Mobility

Don't sideload Android apps from untrusted sources

Jack Wallen explains why installing Android apps outside of the Google Play Store puts your device and data at risk.

malwarehero.jpg
Image: Jack Wallen

A reader asked if I would write a piece on how to bypass the Google Play Store and install apps only from third-party sources. I decided to immediately respond to this question with a reminder to the TechRepublic readership that this is not a good idea and with a walk-through on sideloading apps.

Google's security scans of apps in Play

Unlike apps in the Apple App Store, Google does not do a manual approval of every app; instead, Google does a constant scan of all apps on its Play Store for anything that could be malicious. Some apps do get by the scans, but they are eventually found and removed. In this sense, installing from the Google Play Store is about as safe as you can get.

Many people believe Google should follow in Apple's footsteps and do an app-by-app scan. That may be, but I don't suspect that is going to be implemented anytime soon.

To that end, part of the Android platform's security is on the shoulders of end users. That means using your device wisely, which, in turn, means not installing apps from unknown, untrusted sources.

SEE: 10 do's and don'ts for securing your Android device

Why is this a bad idea?

When you install an app from an untrusted source, you have no way of knowing if the app has been vetted. That app could contain malware; it might also make use of an ad system that serves as malware.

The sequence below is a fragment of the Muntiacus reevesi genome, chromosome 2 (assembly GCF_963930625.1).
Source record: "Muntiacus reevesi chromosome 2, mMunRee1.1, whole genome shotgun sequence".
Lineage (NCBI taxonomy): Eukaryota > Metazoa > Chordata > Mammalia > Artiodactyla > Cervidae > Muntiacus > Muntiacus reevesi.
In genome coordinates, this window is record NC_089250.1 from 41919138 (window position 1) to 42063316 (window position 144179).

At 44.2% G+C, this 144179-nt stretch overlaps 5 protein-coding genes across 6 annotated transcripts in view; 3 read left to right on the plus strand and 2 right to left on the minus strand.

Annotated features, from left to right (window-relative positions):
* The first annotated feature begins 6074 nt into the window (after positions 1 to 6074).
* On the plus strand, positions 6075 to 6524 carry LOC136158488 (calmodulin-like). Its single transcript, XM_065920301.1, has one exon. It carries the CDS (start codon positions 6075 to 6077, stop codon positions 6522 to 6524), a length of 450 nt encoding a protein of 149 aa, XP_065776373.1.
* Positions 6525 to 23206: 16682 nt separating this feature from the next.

To make matters worse, you have no idea of knowing if that sideloaded app makes proper use of the Android app permissions system. This means the app you just installed from outside of the Google Play Store could gain access to your contacts, your call logs, and your data. That should be enough to scare you away from installing apps outside of the Google Play Store.

You still want to install an app outside of Google Play?

Some users insist on installing apps from outside the Google Play Store. For instance, let's say your company develops an in-house app that it does not plan on pushing to Google Play. If that happens, you can most likely trust your company developers, and you'll need to know how to sideload those apps.

If you must install an app outside of the Google Play Store, go through this listing carefully and check to see if the app is listed as malicious. The list was last updated January 2, 2016, so it is a couple of months out of date. In fact, if you don't find the app on this list, do yourself a favor and google the title like so: APP TITLE Android malware (where APP TITLE is the actual title of the app).

If you see anything listing the app as suspicious, do not install it. Period. End of story.

If the app isn't listed as malicious, and you still want to install it, here's what you need to do.

  1. Open Settings on your Android device.
  2. Go to Security.
  3. Locate Unknown Sources and tap to enable (Figure A).
  4. Install the app.

Figure A

Figure A
Image: Jack Wallen

Enabling third-party installation on a Verizon-branded Nexus 6.

When installing these untrusted apps, it is absolutely crucial that you check the permissions listing during installation. If anything looks out of place (such as a game wanting access to your contacts), do not install the app.

A final warning

I cannot stress enough how important it is to only install trusted apps. This is a mobile platform, where a lot of sensitive data is transmitted back and forth; the last thing you need is to hand over that data to an untrusted app.

So for those still wanting to install apps from outside the boundaries of the Google Play Store, consider yourself warned, warned a second time, and warned again.

Also see

About Jack Wallen

Jack Wallen is an award-winning writer for TechRepublic and Linux.com. He’s an avid promoter of open source and the voice of The Android Expert. For more news about Jack Wallen, visit his website jackwallen.com.

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